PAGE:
Wednesday, October 14, 1998

For more information, contact:
Kim Alexander, California Voter Foundation
(916) 325-2120 or

Laurie Schuler, Compaq Computer Corp.
(650) 688-1372 or


Compaq Labs and the California Voter Foundation
team up to offer contributions online

California voters have a new tool to help them "follow the money" behind this year's campaigns, thanks to an Internet database of campaign contributions built by Compaq's Network Systems Lab in Palo Alto in partnership with the non-profit California Voter Foundation. The database can be accessed on the Internet at:

"There's no better way for voters to make informed choices than to find out who's funding a candidate or measure," said Kim Alexander, President of the California Voter Foundation (CVF), noting that about $300 million is raised and spent in a typical California election year. "Our new database allows voters and reporters to easily discover who's behind the TV commercials that are now flooding California airwaves. For the first time in history, the public has convenient access to campaign contribution data when it's needed most -- before Election Day."

Both gubernatorial candidates Gray Davis and Dan Lungren's contributions are included in the database, as well as contributions from both sides of Proposition 5, the Indian gaming initiative, and Proposition 10, the early child care/tobacco tax initiative. The database currently features contributions for 12 of the 16 major-party statewide candidates, and most of the major ballot measure committees.

The campaign contribution database was made possible by the California Legislature's Online Disclosure Act passed in 1997, which requires all statewide candidates and ballot measure campaigns to file their disclosure reports on computer disk as well as paper during the 1998 General Election campaign season. The diskette filing requirement precedes a mandatory electronic filing program to be implemented for the 2000 election cycle. In anticipation of the mandatory program, Secretary of State Bill Jones launched a voluntary electronic filing program, and has also posted campaign finance data for several participating candidates on the Secretary of Stateâs web site.

Campaigns that are not participating in the electronic filing project are required by law to file their disclosure reports on disk with the Secretary of State in either an ASCII or PDF format. CVF contacted each statewide campaign to request they file in the text-based ASCII format so that their records could be included in the database.

A team of Compaq research engineers, led by Drs. Glenn Trewitt and David Jefferson, built the searchable database by combining the Secretary of State's records with those filed on diskette. Jefferson, who also serves as CVF's board chairman, commended Dr. Trewitt for his tremendous efforts. "This was an enormously challenging project, and was made possible thanks in large part to the hard work and dedication of Glenn Trewitt," Jefferson said, noting that his coworker succeeded in converting several PDF files, including Dan Lungren's, into an ASCII format so that the records could be included in the database. (PDF files that could not be converted are also being published online in a PDF format.)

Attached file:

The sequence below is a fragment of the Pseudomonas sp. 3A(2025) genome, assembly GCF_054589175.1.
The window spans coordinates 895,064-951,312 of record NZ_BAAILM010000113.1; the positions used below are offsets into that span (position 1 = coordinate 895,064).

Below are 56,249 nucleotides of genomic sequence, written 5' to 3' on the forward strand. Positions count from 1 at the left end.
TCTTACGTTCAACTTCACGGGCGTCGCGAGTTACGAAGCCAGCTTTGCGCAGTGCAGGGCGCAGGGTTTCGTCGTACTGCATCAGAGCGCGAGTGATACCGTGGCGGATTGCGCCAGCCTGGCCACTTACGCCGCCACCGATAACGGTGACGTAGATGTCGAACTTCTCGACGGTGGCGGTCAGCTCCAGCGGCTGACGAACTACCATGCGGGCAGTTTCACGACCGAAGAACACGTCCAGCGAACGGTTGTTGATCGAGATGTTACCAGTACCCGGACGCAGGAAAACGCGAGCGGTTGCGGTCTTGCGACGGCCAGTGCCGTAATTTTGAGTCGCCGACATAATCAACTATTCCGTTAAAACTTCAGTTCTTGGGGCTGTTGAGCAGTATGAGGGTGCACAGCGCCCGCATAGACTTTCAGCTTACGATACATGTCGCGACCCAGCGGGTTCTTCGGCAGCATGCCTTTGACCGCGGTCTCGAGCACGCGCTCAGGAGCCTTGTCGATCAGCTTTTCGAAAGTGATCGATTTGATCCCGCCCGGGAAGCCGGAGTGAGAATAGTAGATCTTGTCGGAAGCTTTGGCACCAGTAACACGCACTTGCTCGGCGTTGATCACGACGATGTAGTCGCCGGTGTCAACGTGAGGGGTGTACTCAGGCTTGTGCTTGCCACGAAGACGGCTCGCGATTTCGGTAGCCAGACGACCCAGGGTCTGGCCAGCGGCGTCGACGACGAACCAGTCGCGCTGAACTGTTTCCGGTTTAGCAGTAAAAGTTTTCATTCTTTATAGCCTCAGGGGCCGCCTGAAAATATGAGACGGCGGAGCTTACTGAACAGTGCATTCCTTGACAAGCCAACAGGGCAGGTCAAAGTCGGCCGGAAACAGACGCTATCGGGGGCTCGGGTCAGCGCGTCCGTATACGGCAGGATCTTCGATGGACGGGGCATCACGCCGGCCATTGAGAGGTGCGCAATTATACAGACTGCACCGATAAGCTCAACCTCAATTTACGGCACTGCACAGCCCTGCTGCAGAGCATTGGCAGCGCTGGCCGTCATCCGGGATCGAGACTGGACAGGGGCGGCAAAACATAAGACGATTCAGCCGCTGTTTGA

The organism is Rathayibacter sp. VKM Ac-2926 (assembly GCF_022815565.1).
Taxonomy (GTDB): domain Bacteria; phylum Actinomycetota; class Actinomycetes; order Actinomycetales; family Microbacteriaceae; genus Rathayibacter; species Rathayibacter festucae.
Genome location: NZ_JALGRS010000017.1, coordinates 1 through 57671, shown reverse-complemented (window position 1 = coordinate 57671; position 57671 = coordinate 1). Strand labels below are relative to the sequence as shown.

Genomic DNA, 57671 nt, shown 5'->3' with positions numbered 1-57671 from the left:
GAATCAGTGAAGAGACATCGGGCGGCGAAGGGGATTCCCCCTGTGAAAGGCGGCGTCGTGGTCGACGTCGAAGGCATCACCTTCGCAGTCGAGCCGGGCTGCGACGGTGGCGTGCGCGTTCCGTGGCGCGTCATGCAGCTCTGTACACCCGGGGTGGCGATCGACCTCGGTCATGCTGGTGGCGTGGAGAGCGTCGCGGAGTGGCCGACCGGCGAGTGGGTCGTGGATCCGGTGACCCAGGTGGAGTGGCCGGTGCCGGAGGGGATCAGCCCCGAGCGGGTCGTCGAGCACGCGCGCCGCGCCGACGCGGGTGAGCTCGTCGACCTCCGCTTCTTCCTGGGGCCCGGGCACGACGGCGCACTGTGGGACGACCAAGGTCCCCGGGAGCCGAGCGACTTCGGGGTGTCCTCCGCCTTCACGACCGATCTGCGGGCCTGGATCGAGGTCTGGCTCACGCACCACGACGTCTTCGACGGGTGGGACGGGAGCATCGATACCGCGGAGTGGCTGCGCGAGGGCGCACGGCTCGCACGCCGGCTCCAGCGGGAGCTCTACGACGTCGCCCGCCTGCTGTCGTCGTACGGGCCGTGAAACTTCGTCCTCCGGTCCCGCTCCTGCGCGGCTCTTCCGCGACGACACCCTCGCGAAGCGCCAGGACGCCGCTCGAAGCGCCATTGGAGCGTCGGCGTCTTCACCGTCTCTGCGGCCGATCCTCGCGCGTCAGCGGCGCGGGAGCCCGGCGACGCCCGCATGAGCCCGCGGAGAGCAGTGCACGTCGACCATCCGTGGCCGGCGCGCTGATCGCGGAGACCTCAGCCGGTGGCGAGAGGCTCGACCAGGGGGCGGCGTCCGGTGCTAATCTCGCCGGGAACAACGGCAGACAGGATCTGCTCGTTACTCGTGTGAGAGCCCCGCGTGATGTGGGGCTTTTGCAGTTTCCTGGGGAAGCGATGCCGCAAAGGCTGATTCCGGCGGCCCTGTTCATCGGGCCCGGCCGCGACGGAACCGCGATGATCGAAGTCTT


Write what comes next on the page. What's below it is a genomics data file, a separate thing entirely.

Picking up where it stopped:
Trewitt and Jefferson designed the database to allow the public to browse, search and sort the contribution records of statewide campaigns in a variety of ways -- by name of contributor, amount, date, occupation, employer, city or state. A new feature will soon be added that will allow visitors to download records as well. The 1998 California Campaign Contribution Database is the second of its kind built by Jefferson, Trewitt and Alexander, who teamed up in 1995 to construct the world's first real-time Internet campaign finance database for that year's San Francisco election.

"Compaq is performing an outstanding public service for the people of California," Alexander said, noting that the company is donating staff time and a high-speed server to the project. "Compaq sets a great example of what the private sector can do to develop the Internet into a powerful tool for civic participation."

The database currently includes the first round of contributions filed for the November General Election, received between July 1 and September 30, 1998, and will be updated several times during the election season. Late contribution reports, which disclose contributions of $1,000 or more received in the final two weeks and must be filed within 24 hours of receipt, will also be included in the contributions database once the reporting period begins on October 19. In addition, CVF will soon publish updated summary data and Top Ten contributor lists for all statewide campaigns in its California Online Voter Guide.

"Our new 1998 California Campaign Contribution Database places California in the lead among states moving to publish campaign finance data on the Internet and sheds some much-needed 'digital sunlight' on the campaign process," said Jefferson. "No longer must voters sift through piles of paper disclosure reports in order to follow the money. Thanks to Compaq and the California Voter Foundation, campaign contributions are now just a mouse click away."

A summary of campaigns whose data is included in the database is available.